Listen, what’s that noise? Is it the sound of a thousands angry hornets? Is it perhaps the distant drone of ominous horns, signalling the coming apocalypse? No, it’s just the colossal DJI Matrice Pro 600 patiently hovering overhead, watching and waiting.
Six rotors of fury, relentlessly beating the air into submission in that great helicopter tradition. This is a drone competing to be king of the skies and if you’re in the market for one of the few truly professional drones today you can’t afford not to give it a look.
Reading over the specification sheet for the Matrice 600 is an overwhelming experience, but a few of the number really do stand out.
The total takeoff weight is a maximum of 15.5kg. Since the naked drone weights 6kg less than that, you have a wide scope for payload options. This is a great choice if you are looking for a commercial drone that can do some heavy lifting.
She’ll do 65 kph in calm condition and stand up to winds as fast as 8m/s. This is a high altitude drone, with the standard propellers the service ceiling is 2500m above sea level. Use the model 2195 props and that climbs to a nosebleed-worthy 4500m.
Retractable gear is standard, which is good because at the pro level it absolutely must be. There’s no chance that landing gear will spoil your perfect shot. The maximum transmission range is 3.5km, given that you have line of sight.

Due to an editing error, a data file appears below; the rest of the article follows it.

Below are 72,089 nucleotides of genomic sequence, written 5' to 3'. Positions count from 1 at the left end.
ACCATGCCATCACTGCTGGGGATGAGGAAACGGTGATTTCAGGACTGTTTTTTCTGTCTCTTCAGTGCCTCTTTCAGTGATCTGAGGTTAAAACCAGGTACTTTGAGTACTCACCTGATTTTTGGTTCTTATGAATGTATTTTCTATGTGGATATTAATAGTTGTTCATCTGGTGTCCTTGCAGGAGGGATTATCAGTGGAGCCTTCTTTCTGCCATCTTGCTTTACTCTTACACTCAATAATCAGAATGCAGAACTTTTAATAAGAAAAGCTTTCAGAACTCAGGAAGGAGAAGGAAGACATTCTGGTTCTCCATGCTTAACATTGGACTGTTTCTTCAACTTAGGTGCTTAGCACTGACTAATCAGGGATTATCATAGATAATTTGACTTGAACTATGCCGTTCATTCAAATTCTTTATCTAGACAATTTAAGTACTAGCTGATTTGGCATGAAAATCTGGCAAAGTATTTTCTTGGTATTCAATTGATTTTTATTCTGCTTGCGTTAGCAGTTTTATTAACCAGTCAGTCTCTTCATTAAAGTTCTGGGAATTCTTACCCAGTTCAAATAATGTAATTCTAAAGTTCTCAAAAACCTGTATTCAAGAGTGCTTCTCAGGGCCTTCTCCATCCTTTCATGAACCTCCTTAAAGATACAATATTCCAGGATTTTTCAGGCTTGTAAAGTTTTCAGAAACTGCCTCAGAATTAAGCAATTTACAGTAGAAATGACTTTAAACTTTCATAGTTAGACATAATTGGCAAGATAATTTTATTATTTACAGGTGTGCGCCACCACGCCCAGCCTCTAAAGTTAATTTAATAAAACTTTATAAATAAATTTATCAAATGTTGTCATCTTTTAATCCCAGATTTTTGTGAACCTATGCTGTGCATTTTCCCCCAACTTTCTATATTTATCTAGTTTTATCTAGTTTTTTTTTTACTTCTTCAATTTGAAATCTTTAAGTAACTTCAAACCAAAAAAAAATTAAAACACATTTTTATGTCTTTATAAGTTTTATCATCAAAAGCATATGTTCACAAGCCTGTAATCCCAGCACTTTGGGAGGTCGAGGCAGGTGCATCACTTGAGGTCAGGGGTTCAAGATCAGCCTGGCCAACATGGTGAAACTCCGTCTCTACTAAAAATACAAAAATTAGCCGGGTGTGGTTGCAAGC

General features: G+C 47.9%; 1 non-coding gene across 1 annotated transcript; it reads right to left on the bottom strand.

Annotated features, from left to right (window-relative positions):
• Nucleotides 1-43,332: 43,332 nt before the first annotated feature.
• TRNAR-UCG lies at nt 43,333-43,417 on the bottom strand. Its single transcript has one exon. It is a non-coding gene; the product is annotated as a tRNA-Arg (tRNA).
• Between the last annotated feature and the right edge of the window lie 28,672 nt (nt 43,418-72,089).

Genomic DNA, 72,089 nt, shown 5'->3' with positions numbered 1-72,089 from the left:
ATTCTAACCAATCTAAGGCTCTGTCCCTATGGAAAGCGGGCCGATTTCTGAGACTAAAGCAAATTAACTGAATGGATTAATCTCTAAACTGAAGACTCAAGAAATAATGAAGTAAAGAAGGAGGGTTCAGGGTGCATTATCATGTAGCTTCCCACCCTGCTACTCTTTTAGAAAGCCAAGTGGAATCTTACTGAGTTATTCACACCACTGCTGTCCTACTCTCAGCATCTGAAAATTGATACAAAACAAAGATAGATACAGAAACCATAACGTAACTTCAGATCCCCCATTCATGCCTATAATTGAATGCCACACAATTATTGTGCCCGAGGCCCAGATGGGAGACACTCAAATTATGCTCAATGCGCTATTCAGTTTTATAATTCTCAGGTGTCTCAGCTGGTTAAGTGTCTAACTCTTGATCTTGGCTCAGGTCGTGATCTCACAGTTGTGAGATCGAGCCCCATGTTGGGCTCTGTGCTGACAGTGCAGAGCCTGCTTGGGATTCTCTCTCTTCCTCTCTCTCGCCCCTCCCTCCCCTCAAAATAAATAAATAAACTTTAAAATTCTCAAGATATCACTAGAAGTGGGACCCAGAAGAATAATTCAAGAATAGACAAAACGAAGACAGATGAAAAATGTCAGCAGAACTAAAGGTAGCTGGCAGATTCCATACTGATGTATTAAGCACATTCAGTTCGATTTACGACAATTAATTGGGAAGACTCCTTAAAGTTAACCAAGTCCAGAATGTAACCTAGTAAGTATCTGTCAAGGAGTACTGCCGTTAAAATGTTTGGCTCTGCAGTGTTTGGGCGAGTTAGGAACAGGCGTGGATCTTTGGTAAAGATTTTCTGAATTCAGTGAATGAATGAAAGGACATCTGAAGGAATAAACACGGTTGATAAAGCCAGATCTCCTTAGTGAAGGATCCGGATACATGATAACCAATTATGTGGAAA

The six rotors have motors that are actively cooled, which means less downtime between flights.
The real star of the show is however the A3 Pro flight controller. This is a triple-redundant (effectively sextuple redundant with analytical technology) self-monitoring flight system. It’s a smart adaptive brain that can even safely land a drone when you have propulsion failure on some rotors.
Battery technology remains the Achilles’ heel of electric UAVs and unless they invent battery technology with significantly higher energy densities, that’s not going to change drastically in the near future. So we can’t expect the Matrice 600 to work miracles with the laws of physics.
Despite this, the Matrice has impressive stamina. The TB47S battery packs a healthy 4500 mAh. You can also get the uprated TB48S to squeeze more flight time, but at a slight weight penalty.
According to DJI’s official figures the stock battery will get you just over 30 minutes of flight time with the lightest payload, but hook up the high-end RED camera setup and you’ll be looking to land in about 15 minutes.
This is a long flight time given how much weight the 600 can carry and the packs are quick to swap out. You get size TB47S units in the box and a charger capable of juicing them all at the same time. It takes about 90 minutes to fully charge the a battery, which means you get between 90 minutes and 3 hours of flight time for every full six-battery charge.
There are two propeller options included with the Matrice Pro. The standard foldable 2170R propellers that can operate up to 2500m ASL are 21-inch carbon composite units. They cost $39 per pair to replace and of course you need three pairs for a complete refit.